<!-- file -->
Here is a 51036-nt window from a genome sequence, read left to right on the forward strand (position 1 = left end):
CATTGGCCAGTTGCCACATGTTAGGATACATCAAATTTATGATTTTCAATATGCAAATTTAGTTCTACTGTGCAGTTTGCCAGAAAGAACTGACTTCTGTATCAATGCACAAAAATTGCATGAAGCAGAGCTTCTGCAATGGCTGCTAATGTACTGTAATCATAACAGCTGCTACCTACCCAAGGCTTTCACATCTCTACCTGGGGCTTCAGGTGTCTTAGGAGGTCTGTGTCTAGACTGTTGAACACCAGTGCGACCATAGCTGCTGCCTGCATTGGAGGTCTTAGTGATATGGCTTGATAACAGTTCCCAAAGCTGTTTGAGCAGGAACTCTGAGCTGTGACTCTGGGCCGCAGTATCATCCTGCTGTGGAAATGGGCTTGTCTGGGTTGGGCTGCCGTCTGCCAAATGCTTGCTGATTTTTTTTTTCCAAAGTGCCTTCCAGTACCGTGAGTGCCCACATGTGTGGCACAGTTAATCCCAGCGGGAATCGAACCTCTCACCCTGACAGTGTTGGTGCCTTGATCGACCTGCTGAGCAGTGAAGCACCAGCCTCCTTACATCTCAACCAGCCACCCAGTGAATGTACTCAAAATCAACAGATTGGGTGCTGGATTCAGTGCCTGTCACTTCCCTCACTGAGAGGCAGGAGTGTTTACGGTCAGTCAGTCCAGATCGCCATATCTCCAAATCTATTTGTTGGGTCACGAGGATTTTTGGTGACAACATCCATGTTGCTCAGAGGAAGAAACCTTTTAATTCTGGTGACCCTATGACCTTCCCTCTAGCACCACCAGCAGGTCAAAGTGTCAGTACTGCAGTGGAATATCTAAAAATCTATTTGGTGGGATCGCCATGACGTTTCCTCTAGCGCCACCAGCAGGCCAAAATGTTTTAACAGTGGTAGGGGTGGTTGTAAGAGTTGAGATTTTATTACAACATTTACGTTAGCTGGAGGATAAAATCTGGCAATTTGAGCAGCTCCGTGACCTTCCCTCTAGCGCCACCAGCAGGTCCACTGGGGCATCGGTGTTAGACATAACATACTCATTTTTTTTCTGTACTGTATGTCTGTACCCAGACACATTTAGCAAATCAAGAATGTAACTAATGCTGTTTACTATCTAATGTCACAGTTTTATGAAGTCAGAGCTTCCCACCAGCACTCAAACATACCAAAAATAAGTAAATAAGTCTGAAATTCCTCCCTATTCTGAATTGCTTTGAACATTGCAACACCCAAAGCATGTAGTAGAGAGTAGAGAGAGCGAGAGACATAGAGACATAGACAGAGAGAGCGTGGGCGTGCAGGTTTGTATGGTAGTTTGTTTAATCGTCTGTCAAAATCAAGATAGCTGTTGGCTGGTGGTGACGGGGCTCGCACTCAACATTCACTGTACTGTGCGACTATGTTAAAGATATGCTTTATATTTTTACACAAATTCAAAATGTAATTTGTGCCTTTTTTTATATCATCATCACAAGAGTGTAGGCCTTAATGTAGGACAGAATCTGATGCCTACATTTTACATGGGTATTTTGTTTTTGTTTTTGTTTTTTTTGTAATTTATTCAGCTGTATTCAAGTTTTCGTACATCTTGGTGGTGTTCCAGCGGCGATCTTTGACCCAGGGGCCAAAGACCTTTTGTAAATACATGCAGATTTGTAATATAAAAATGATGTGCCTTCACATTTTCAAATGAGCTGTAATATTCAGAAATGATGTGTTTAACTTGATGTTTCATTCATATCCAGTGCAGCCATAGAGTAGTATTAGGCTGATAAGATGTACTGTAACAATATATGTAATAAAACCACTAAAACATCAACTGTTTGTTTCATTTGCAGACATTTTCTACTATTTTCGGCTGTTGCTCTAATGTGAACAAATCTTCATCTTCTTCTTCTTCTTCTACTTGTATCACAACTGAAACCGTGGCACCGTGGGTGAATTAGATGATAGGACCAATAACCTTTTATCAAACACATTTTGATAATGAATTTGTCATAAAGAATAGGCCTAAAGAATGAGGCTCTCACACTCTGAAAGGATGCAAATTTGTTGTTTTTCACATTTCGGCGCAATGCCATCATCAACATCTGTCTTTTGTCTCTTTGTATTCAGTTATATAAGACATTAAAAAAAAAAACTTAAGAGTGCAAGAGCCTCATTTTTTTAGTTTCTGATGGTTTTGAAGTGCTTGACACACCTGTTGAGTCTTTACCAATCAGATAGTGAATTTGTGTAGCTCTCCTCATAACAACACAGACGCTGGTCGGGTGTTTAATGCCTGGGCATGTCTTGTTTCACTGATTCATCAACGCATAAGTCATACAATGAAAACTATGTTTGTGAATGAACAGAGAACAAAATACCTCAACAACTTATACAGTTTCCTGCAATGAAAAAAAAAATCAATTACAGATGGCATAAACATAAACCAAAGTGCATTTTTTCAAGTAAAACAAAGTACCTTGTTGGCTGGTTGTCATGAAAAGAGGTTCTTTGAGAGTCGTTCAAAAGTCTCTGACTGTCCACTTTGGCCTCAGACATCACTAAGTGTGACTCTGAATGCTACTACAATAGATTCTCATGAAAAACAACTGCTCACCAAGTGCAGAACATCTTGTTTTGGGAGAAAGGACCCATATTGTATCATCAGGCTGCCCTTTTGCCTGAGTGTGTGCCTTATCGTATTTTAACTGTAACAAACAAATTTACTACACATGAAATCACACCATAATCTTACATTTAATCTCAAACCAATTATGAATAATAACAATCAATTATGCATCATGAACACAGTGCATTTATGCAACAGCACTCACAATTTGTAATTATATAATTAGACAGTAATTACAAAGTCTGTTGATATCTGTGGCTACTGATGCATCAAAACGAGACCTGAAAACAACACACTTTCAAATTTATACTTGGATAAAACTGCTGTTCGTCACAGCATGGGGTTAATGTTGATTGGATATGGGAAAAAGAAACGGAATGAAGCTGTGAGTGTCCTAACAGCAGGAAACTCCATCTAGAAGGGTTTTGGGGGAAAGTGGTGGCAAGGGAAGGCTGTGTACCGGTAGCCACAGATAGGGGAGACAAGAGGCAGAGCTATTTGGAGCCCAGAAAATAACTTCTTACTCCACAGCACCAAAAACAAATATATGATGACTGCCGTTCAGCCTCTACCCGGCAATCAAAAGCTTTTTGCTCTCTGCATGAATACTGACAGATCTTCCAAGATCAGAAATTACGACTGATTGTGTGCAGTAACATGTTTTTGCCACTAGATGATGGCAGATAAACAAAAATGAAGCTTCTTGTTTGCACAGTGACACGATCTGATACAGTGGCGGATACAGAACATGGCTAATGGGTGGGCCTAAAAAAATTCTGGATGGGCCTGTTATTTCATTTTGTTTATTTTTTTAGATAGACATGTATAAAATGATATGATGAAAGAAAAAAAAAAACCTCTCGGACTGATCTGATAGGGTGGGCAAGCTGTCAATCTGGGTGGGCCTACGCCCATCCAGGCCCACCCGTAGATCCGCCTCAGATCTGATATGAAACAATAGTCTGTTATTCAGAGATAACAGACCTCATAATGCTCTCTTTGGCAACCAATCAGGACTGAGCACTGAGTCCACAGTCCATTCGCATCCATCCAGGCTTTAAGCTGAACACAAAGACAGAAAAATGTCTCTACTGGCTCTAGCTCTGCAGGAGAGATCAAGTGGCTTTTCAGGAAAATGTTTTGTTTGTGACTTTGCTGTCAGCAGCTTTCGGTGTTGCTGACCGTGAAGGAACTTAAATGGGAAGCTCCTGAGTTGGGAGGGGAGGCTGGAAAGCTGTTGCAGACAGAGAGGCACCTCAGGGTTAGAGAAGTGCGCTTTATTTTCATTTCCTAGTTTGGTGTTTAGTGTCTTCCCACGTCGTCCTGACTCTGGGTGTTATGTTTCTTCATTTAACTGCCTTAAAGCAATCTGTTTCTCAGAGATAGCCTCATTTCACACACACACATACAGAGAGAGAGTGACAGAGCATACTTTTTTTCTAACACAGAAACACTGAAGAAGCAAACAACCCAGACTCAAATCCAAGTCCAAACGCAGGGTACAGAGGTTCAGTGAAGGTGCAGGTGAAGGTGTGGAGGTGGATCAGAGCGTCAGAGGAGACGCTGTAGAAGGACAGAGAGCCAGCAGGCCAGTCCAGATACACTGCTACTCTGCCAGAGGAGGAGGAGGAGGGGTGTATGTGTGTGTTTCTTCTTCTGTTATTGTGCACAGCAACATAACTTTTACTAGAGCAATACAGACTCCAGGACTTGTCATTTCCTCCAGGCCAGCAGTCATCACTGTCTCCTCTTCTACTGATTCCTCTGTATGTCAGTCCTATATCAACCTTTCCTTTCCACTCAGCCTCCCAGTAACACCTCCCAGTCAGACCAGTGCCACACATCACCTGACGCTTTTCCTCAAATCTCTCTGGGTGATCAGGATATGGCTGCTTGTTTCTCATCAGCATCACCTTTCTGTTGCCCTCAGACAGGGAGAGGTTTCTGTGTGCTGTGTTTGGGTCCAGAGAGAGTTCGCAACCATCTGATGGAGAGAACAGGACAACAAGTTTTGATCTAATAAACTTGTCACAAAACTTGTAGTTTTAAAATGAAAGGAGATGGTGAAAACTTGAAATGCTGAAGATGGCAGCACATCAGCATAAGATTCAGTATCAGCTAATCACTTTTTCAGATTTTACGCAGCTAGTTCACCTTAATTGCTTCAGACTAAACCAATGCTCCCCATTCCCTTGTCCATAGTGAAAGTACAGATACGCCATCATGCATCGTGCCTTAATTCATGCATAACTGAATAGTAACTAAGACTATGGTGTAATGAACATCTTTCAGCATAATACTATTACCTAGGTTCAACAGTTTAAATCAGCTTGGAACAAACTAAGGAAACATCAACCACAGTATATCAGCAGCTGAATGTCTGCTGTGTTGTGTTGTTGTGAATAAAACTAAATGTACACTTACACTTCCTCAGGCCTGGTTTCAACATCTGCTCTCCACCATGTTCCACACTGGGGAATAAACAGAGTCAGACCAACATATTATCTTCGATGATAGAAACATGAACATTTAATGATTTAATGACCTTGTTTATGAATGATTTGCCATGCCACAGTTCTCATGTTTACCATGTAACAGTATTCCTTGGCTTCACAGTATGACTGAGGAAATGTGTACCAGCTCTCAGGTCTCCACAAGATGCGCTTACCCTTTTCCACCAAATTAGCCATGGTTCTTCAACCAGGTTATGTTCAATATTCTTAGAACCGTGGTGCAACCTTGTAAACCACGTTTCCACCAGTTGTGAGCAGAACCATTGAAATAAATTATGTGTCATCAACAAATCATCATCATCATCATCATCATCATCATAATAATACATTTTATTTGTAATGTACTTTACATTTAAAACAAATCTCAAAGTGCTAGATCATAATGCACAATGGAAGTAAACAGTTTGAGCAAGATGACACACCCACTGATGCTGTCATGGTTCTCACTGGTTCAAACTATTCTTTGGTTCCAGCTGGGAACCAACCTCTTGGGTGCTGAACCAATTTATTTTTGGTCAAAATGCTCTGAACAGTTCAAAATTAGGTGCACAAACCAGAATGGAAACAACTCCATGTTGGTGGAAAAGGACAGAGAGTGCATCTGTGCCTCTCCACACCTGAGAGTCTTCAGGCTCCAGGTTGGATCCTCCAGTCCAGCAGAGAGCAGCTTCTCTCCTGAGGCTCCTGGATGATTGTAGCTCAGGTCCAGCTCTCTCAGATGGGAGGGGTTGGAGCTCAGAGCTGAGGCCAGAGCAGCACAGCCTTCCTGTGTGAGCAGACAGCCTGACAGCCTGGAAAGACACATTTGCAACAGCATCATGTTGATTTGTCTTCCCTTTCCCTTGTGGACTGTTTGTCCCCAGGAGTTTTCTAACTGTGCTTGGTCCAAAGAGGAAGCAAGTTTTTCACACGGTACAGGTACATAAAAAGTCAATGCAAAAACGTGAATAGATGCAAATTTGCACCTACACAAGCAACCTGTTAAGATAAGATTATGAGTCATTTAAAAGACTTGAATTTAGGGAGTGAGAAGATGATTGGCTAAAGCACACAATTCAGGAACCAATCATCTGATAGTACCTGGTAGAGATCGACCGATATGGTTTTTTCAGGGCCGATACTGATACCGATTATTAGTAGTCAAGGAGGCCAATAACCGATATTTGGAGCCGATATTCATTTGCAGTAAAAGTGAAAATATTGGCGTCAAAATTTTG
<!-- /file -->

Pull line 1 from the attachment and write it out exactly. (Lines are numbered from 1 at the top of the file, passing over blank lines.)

Here is a 51036-nt window from a genome sequence, read left to right on the forward strand (position 1 = left end):